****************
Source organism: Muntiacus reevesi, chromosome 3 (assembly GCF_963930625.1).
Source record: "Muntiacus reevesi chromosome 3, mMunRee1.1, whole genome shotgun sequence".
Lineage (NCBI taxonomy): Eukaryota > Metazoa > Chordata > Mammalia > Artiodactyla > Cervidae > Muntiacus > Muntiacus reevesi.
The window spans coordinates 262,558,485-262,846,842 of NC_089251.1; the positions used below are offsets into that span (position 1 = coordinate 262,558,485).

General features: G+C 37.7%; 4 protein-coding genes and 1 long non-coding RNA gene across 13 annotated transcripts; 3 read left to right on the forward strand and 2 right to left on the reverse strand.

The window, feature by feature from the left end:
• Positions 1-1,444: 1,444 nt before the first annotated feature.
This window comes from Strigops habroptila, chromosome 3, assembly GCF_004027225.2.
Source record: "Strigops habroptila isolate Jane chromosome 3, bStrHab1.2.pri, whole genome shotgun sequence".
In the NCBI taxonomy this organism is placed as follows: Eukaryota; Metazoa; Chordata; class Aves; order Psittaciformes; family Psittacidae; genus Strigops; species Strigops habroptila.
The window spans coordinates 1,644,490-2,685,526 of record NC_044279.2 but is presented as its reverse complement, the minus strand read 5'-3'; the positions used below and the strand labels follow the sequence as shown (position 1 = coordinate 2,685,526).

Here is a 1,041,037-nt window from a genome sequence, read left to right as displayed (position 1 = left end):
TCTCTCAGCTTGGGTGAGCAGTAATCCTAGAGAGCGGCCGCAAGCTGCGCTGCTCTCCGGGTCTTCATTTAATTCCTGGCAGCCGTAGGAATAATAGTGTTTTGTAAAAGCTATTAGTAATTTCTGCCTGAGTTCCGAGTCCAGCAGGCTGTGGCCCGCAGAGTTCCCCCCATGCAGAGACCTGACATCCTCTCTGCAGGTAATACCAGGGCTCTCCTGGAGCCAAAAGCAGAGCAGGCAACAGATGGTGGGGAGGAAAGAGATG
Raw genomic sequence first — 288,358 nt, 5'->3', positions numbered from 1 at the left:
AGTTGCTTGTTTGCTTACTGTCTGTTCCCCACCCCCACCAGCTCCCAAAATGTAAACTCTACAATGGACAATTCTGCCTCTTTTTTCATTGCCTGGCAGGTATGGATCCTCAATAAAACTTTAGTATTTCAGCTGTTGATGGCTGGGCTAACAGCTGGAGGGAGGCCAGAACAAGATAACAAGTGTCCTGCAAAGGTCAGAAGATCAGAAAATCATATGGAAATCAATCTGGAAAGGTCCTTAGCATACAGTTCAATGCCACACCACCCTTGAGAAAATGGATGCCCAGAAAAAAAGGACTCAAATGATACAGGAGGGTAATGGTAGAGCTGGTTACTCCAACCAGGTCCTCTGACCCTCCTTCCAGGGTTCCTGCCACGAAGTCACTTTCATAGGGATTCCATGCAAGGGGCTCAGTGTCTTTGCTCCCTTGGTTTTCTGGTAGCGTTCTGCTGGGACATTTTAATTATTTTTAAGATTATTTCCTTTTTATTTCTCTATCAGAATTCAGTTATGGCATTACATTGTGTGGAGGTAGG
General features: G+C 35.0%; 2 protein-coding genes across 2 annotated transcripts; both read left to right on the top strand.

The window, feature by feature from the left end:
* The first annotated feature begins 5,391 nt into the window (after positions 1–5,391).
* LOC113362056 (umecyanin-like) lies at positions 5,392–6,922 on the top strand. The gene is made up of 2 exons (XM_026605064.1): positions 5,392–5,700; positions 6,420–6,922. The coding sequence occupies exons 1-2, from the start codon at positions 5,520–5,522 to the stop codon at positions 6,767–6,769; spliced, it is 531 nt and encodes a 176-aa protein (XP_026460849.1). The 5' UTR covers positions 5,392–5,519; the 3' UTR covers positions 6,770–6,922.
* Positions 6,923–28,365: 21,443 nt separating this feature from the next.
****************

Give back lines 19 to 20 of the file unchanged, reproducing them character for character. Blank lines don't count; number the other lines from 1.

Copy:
* LOC113362056 (umecyanin-like) lies at positions 5,392–6,922 on the top strand. The gene is made up of 2 exons (XM_026605064.1): positions 5,392–5,700; positions 6,420–6,922. The coding sequence occupies exons 1-2, from the start codon at positions 5,520–5,522 to the stop codon at positions 6,767–6,769; spliced, it is 531 nt and encodes a 176-aa protein (XP_026460849.1). The 5' UTR covers positions 5,392–5,519; the 3' UTR covers positions 6,770–6,922.
* Positions 6,923–28,365: 21,443 nt separating this feature from the next.